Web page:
Fact #1: People and companies generally adapt a herd mentality and follow each other blindly.
For well over a hundred years the US credit system had refined how it determines the credit worthiness of prospective borrowers. Politicians, due to political expediency, supported Fannie Mae and Freddie Mac in pressuring banks to loan to highly marginal buyers. As banks (initially in New York) began lending to this previously untapped market segment other banks quickly jumped onto this seemingly lucrative band wagon. These loans were bundled into mortgage backed securities and sold abroad, resulting in the inevitable market crash that came as marginal home owners began to default in mass.
The pendulum quickly swung the other way and banks began to deny even highly qualified borrowers. Money became tight and the government went into overdrive to get banks lending again.
“Leverage is how you make money.” Prior to the market crash I constantly heard clients expressing the need to leverage their money to get it working for them. I witnessed many individuals with no money for a down payment buy homes far beyond their means under the false premise that real estate can only go up in value.
“Cash is how you protect yourself.” The trend now on many blogs and with some financial columnists is to rent and save with the idea of safely buying your home outright or amassing a huge down payment that will keep your monthly payments to a minimum.
Fact #2: Trends oscillate around the center line of truth.
“High leverage is a foolish risk.” Being highly leveraged means you are living beyond your means. You may not have an adequate down payment or your income marginally supports the home you purchased. You become house poor! All of your income is tied up in making your monthly payment. There is no money left for the trip to grandmas or for the kids’ music lessons. You are living with no buffer should you have a hiccup with your income or you are faced with an unanticipated expense.
“No leverage can be a waste of resources”. On the other hand, no leverage can be equally negative. Paying cash for a house absorbs significant resources that could be working for you elsewhere. Not buying a house while you rent and save fails to leverage the US tax laws which encourage home ownership by making interest payments tax deductable.
“Reasonable leverage is the truth!” A balanced approach to leverage is usually the best solution. If you can leverage your money for higher interest-yielding returns without taking on a high deal of risk it is often sensible to do so. Over a hundred years of credit history taught lending institutions that buyers with a 20% down payment, good credit history, and a steady income were an excellent credit risk and were highly unlikely to default on a loan. As I’ve watched many lending institutions swing wildly from one end of the lending spectrum to the other I’ve had to question their apparent disregard for this history.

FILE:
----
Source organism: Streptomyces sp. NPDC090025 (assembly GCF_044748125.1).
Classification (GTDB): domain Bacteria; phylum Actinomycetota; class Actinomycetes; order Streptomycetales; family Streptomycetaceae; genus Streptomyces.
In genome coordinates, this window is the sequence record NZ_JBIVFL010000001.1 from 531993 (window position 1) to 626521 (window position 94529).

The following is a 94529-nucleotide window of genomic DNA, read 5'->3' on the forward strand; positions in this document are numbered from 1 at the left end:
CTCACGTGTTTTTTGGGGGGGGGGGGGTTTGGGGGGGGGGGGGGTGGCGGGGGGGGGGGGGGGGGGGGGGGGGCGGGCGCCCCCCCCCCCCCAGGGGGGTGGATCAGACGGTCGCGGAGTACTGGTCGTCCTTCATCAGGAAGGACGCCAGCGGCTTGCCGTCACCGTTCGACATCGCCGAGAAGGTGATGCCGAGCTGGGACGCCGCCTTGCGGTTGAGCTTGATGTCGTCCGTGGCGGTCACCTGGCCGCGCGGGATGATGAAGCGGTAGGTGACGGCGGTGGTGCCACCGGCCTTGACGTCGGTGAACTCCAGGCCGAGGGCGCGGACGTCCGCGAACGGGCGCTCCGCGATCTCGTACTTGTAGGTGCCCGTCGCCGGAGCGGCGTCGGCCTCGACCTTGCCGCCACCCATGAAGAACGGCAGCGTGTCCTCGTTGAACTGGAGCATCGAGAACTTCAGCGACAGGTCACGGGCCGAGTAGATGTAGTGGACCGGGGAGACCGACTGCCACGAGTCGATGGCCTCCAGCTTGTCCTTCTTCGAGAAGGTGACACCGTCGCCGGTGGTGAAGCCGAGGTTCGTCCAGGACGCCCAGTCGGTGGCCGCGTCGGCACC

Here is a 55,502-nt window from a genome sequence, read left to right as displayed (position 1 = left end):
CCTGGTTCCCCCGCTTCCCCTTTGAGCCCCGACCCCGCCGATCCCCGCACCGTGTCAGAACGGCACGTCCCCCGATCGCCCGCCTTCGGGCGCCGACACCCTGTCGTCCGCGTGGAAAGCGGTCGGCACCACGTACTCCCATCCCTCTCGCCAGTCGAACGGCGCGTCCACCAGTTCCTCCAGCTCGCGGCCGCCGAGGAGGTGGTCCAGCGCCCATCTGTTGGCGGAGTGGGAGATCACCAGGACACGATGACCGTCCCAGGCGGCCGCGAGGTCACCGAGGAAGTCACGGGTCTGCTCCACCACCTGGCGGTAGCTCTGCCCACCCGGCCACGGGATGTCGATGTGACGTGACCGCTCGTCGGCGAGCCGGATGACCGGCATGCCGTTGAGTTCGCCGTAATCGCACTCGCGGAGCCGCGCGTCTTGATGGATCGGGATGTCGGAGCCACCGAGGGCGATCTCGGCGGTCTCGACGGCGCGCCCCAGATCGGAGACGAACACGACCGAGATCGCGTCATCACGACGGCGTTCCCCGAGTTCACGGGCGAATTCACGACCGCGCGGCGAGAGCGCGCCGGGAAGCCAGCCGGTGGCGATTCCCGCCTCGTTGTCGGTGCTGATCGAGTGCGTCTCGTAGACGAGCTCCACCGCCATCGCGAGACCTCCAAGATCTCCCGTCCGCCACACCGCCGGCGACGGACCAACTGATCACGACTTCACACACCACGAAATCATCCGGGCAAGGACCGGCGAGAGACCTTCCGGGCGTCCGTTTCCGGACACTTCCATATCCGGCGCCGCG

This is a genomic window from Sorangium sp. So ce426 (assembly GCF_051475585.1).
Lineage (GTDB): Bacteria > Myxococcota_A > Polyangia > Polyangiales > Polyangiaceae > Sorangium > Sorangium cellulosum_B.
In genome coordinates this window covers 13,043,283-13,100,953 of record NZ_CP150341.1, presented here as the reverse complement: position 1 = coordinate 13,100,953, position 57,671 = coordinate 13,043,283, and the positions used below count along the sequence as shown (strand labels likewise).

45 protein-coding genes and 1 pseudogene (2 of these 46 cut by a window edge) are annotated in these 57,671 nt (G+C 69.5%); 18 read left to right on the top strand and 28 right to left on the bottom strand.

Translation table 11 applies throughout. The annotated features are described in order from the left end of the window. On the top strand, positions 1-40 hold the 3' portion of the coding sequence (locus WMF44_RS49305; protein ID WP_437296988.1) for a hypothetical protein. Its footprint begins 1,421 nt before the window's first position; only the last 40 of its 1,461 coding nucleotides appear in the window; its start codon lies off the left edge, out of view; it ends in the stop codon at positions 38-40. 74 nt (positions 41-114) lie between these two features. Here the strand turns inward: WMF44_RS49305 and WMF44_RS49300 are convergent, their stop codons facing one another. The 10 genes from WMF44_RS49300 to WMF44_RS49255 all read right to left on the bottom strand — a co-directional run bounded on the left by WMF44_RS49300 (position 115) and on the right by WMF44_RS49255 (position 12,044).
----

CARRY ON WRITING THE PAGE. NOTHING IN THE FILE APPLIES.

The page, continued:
Fact #3: If you have a 20% down payment, good credit history, a steady income, and you live in an area that has NOT seen radical property appreciation (Texas), it may be more advantageous for you to buy than to rent.
To demonstrate the comparison I will use a “rent vs buy” calculator created by Dave Ramsey, arguably the most respected financial advisor in the country today. The analysis compares the 5 year costs associated with renting or buying the same home in Circle C, Austin’s largest master planned community. The home in question was built in 2007 and is for sale and for lease. Comparison data shows that this home should sell at $400,000 and should lease at $2500/month. Assuming an inflation rate of 3%, investment returns of 8%, a current 30 year fixed interest rate of 4.5%, a 20% down payment, and a home appreciation rate of 3%; it is $20,000 more beneficial to buy this home than to rent it. If, however, home appreciation remained at zero or decreased it would be $44,000 more beneficial to rent than to buy.
The same analysis of a home selling for $200,000 and renting for $1600/month shows a $28,000 benefit to buying over renting at 3% home appreciation. With no appreciation there is no significant advantage either way.
Finally, we look at paying cash for a home. With cost of borrowing money as low as it presently is this is the most conservative and the least beneficial alternative (assuming you can make a reasonable return on your money in another market). This alternative may be attractive to retirees who want to eliminate all risk and don’t need their money working for them.
The best solution is specific to you, your situation, and where you live – Don’t be a trend follower! Take some time to input your specifics into the “rent vs buy” calculator and see what it tells you. Weighing the different scenarios will help you to make an educated and informed decision on what may be the largest investment of your life.